HBO's new series, "Game of Thrones," has power struggles, family friction, sibling rivalry and sex — plus hairy men on horseback, sword fights and the supernatural.
The show is a departure for the network best known for character-rich dramas like "The Sopranos" and "The Wire." It's a fantasy adventure saga — but not your typical fantasy adventure saga. Earthy and explicit, it has been described as fantasy for people who don't like that sort of thing. Executive producer David Benioff has called it "The Sopranos in Middle Earth."
"It's a bit like `Lord of the Rings' for grown-ups," says Mark Addy, who plays King Robert Baratheon, embattled ruler of the Seven Kingdoms of Westeros. "This is definitely not one that you can watch with your kids."
Adapted from George R.R. Martin's novel series "A Song of Ice and Fire," the series charts the bloody struggle for control of Westeros, a rough-and-tumble land where the seasons last for decades. The books' many fans are already in a high state of online excitement about the series, but HBO also hopes to attract an audience not usually drawn to sword-and-sorcery stories.
The 10-part series, which debuts Sunday at 9 p.m. EDT (and on Britain's Sky Atlantic the next day), is set in a world that mixes medieval Europe — England's fratricidal Wars of the Roses were one inspiration — with elements of chivalric legend and Norse saga.
The early action revolves around Robert and his longtime friend Lord Eddard "Ned" Stark (Sean Bean), who is recalled from his northern fiefdom to become "Hand of the King," the monarch's chief adviser, and to fight off challenges to the throne. The conspirators include the king's conniving wife and her beloved — possibly too beloved — twin brother.
Martin's sprawling saga also includes a rival claimant to the throne, a band of fierce nomadic warriors and a monklike order of knights charged with protecting the kingdom's icy northern frontier.
Addy, whose roles have ranged from steelworker-turned-stripper in "The Full Monty" to Friar Tuck opposite Russell Crowe's "Robin Hood," plays Robert as a good man gone slightly to seed — Richard Lionheart crossed with Henry VIII.
"He's discovered too late that he's surrounded by enemies, and the only person he can trust is Ned," Addy said. "But he also knows that by making Ned `Hand of the King,' he's putting him in danger. It's a hard one for Robert to call, but he has no choice."
Fans of the books love them for their complexity, pace and a level of realism unusual in the genre — something the series has tried to retain.
"It's a fantasy world, but I think they've made it look and feel so realistic that you go, `All right, I buy that this is them and this is where they are,'" Addy said.
He said it's not a stereotypical action saga — "big fight, big fight, little scene where people chitchat, then a bit more fighting."
"This is more about the characters and their story," he said. "There are some battles that take place that will be big set pieces, but in the main it's the political intrigue."
For Bean, an actor best known for action roles, that was a welcome change.
"There are so many battles in films you just become anesthetized to it," said Bean, who has fought in quite a few himself, from the Napoleonic Wars of the "Sharpe" TV series to Middle Earth showdowns in "The Lord of the Rings." "There's one killing and another killing. ... It just goes on for too long.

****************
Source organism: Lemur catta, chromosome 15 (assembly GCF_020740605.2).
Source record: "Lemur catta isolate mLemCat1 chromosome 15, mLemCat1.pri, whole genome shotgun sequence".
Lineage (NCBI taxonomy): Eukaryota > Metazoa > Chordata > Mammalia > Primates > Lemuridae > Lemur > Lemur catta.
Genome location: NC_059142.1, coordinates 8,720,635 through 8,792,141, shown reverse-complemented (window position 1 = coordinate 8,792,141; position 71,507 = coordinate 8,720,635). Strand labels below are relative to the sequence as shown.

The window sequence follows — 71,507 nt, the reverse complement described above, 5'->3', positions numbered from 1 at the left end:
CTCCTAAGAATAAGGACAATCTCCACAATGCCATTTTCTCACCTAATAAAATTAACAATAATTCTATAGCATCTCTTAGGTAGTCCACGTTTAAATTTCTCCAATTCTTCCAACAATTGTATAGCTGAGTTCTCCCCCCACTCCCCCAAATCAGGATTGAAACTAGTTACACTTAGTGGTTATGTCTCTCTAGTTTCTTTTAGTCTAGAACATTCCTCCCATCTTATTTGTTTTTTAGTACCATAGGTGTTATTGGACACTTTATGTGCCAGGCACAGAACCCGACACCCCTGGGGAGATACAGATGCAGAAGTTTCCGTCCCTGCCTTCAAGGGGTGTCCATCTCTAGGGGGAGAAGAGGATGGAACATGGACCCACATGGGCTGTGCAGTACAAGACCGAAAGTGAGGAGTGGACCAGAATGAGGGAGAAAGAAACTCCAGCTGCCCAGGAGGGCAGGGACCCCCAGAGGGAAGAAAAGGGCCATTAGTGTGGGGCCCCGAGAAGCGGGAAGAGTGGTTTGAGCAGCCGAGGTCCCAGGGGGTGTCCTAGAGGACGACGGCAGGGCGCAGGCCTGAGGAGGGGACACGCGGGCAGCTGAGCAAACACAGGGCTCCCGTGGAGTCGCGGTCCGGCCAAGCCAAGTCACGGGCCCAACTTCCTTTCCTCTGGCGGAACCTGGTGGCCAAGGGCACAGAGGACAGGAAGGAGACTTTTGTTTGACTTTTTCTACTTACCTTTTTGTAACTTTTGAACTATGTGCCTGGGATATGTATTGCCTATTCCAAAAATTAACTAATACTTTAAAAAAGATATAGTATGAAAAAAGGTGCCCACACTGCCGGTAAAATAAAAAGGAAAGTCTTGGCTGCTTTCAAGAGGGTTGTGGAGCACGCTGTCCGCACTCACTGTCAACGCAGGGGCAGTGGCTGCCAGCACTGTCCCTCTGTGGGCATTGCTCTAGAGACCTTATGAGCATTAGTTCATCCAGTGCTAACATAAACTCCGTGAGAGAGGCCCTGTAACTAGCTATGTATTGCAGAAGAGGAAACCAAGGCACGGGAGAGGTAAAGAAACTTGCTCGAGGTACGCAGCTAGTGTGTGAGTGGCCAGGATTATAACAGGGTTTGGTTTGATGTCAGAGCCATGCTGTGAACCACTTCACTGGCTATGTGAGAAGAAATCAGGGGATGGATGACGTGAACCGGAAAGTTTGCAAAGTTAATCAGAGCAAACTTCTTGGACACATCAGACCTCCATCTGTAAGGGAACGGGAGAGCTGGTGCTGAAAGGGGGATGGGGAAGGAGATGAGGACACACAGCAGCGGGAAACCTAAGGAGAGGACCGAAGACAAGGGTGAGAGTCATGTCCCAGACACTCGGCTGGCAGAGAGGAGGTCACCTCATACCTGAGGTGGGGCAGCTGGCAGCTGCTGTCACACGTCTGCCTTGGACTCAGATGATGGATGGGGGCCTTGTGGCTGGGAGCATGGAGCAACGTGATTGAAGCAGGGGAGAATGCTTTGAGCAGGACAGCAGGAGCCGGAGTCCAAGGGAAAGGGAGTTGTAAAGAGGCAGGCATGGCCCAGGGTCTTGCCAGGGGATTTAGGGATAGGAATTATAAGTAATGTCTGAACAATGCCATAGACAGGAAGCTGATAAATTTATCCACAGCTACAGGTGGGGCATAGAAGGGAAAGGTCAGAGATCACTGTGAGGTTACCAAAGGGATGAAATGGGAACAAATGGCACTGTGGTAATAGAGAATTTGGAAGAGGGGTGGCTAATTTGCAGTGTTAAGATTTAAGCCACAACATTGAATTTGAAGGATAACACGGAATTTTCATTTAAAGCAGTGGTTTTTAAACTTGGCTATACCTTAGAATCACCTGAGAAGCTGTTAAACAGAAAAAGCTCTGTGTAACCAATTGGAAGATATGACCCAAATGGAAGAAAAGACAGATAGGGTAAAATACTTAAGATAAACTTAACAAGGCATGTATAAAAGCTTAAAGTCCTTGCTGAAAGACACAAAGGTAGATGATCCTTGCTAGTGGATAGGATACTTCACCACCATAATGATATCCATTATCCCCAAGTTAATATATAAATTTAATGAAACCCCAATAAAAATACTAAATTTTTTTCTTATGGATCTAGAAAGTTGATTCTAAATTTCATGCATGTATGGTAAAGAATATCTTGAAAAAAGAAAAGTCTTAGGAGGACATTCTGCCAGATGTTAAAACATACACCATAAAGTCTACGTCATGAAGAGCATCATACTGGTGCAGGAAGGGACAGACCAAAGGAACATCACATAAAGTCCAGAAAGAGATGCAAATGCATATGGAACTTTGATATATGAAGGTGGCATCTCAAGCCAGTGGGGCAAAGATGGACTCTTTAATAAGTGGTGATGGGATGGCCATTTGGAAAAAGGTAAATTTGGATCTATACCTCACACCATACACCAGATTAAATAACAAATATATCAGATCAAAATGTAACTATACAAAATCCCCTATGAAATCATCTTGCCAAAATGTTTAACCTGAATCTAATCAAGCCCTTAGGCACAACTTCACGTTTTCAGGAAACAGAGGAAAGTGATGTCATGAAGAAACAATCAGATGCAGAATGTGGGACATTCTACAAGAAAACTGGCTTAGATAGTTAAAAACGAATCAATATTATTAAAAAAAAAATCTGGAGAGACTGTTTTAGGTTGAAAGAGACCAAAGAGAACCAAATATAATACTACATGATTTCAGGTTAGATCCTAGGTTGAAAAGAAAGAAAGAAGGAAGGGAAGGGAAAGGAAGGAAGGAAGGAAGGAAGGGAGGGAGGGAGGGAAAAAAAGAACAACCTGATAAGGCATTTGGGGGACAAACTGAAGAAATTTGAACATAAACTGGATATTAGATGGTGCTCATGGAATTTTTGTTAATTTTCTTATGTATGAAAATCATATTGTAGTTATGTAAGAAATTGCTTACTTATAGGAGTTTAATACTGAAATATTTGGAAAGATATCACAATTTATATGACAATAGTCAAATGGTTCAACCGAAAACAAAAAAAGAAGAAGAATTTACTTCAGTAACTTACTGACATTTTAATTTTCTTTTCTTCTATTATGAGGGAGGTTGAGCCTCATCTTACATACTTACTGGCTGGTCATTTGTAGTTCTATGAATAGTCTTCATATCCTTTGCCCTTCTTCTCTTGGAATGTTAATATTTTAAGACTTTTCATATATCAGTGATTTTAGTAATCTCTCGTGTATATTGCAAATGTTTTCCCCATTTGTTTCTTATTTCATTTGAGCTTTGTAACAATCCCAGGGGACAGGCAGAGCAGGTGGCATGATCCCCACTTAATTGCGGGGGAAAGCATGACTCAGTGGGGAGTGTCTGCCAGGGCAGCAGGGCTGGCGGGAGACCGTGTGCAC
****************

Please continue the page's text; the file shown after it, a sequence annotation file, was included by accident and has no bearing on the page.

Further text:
"Game of Thrones" has an element increasingly unusual in television — surprise. For those unfamiliar with the books, the story provides some real shocks.
"George Martin writes such a vast number of fascinating characters that he's not afraid to kill people off," Addy said. "There are people who appear to be kind of hovering on the periphery that later come very clearly into focus and become the main player in the big picture."
It also has — even by HBO's frank standards — quite a bit of sex.
"I was surprised when I read some of the scenes," Bean said. "I thought, `Can he get away with this?'
"But it's not gratuitous in any way, the violence and the sex. If you didn't have that, you wouldn't have the story. It would be a very sanitized version."
The show juggles dozens of characters and multiple strands with skill, capturing key relationships, such as the friendship between Robert and Ned, in simple gestures and very few words.
It helps that Addy and Bean go way back. Both hail from Yorkshire, the northern English county that prides itself on its bluff, no-nonsense character. They were in different years at the same drama school and co-starred in the dark Yorkshire-set cop series "Red Riding." Laughing easily and frequently during a joint interview, they clearly have a relaxed and easy rapport.
"We've had a few pints together," Bean said, with typical Yorkshire understatement.
They had the chance to renew their friendship during a grueling six-month shoot in drizzly Northern Ireland. "Game of Thrones" has a largely British cast, though American actor Peter Dinklage gives a scene-stealing performance as the queen's reprobate elder brother.
"It was hard work," Bean said. "You couldn't afford to be messing around, nobody could be the prima donna. It was tough work and you had to get stuck in.
"I think it's quite incredible they achieved what they did in that amount of time. The trouble is, they might try to do it again next year."
HBO is owned by Time Warner Inc.